AMTA member Amy Zampella skillfully used her background as a massage therapist to open her own wellness center. Read about the many pros and a few cons.
How did you get started in massage?
I have always been interested in health and medicine. I almost went to college for pharmacy, but I wound up studying environmental science so I could be closer to home. I later became interested in natural health and integrative medicine. Massage therapy sounded like a good fit—I always wanted to have my own business and work in a natural healing field.
How long have you been practicing?
Talk about your education.
Attending Crystal Mountain School of Massage in Albuquerque, New Mexico, in 1997 was a life changing experience. Never had I shared so much with fellow classmates (about 12 of us) – physically, emotionally and spiritually. The instructors were wonderful—well-educated and sensitive to the needs of the students in every way.
What is your current setting?
I own Heartline Wellness Center, a small, quiet healing space. I share the space with another massage therapist, a myofascial trigger point therapist and an acupuncturist. We operate independent practices but enjoy referring to each other often.
What do you enjoy most ?
I love owning my own wellness center and getting to work with the other practitioners.
The only real challenge is finding a new office practitioner when someone moves on – often because they are moving away or changing careers. It's not fun paying for an empty office.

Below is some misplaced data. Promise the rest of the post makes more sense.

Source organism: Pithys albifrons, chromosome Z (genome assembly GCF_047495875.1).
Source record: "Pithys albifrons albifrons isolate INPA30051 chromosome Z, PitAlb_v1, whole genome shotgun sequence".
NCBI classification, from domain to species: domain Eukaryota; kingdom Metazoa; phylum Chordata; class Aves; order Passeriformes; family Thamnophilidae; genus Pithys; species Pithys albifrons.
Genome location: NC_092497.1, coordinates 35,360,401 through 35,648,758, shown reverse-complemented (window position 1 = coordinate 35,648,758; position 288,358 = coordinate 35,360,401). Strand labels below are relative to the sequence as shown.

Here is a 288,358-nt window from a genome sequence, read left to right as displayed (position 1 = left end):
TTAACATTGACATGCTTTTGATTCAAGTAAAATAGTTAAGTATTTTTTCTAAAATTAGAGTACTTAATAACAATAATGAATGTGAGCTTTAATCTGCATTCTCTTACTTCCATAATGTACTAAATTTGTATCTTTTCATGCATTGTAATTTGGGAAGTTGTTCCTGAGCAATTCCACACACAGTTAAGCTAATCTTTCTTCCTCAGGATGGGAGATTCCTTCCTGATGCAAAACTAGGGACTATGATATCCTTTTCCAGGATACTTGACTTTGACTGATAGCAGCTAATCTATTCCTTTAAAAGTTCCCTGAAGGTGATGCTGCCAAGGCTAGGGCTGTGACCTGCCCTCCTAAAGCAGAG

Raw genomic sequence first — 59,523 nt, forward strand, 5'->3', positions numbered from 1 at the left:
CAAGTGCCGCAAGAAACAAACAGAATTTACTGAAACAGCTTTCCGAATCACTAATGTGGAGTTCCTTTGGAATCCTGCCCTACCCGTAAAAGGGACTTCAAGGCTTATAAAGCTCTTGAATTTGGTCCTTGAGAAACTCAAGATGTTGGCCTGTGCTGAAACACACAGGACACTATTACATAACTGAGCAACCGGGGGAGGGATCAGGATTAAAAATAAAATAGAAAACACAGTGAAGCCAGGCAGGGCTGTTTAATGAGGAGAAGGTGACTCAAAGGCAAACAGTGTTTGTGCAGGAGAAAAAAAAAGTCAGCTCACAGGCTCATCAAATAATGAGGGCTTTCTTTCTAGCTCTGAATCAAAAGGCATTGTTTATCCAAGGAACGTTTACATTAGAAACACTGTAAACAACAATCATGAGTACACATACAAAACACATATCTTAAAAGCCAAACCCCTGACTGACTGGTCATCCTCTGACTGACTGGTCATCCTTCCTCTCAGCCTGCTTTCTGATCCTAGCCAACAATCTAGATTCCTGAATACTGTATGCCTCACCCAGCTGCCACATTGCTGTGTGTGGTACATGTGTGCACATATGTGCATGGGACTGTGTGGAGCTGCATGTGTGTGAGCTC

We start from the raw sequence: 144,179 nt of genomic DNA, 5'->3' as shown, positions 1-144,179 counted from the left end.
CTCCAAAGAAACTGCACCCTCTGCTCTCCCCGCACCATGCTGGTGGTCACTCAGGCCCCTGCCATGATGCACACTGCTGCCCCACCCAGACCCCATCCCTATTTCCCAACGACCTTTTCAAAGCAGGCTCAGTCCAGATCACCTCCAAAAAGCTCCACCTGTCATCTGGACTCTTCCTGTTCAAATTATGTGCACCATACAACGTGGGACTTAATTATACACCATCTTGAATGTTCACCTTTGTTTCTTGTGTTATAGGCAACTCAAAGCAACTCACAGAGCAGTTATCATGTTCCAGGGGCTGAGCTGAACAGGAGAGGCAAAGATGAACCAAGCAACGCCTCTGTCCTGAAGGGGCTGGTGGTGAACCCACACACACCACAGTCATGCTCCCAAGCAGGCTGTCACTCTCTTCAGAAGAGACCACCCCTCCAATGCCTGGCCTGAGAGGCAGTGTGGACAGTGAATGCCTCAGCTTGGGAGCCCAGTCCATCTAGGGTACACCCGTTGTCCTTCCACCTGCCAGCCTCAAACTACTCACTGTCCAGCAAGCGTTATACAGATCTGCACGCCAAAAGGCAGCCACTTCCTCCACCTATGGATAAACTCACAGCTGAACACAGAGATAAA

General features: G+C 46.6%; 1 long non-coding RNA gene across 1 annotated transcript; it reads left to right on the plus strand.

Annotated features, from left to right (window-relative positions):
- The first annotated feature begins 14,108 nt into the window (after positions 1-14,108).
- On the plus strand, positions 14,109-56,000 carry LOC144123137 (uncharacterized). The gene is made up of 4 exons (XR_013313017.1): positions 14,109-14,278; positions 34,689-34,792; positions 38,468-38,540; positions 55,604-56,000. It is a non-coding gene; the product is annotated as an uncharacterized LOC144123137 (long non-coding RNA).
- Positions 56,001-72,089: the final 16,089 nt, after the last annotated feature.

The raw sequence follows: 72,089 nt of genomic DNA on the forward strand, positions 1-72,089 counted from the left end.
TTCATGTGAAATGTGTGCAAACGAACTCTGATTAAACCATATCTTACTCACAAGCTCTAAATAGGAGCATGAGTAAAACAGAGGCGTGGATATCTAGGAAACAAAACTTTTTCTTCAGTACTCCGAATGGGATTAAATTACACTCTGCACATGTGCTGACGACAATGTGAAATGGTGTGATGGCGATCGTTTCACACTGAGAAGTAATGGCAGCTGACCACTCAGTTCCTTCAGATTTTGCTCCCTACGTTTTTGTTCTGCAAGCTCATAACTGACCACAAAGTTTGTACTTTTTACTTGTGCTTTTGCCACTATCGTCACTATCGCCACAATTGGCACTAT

A typical day ...
I usually spend an hour in the morning doing yoga or walking , and I cook my breakfast and lunch. I usually see four clients per day, completing paperwork in–between, whether it be personal injury forms, taxes or just SOAP notes. I double as the office cleaning person—I have to fit in vacuuming, cleaning and stocking the bathrooms when the office is quiet. I try to take at least 20 minutes per day for catching up on Massage Therapy Journal or other industry publications.
How has AMTA impacted your career?
I could have never imagined the positive impact that AMTA has had on my professional life. Having made friends all over the state and the country, I get more referrals to my practice from my fellow members. Volunteering returns only good things to my practice—my name and business get more recognition, I meet new potential clients, and I learn amazing new things from my fellow therapists!
And your advice?
Follow the three P's: Be punctual, professional and positive.This will go a long way in creating a successful career.
For more information on starting your own practice, visit the career guidance section of our website.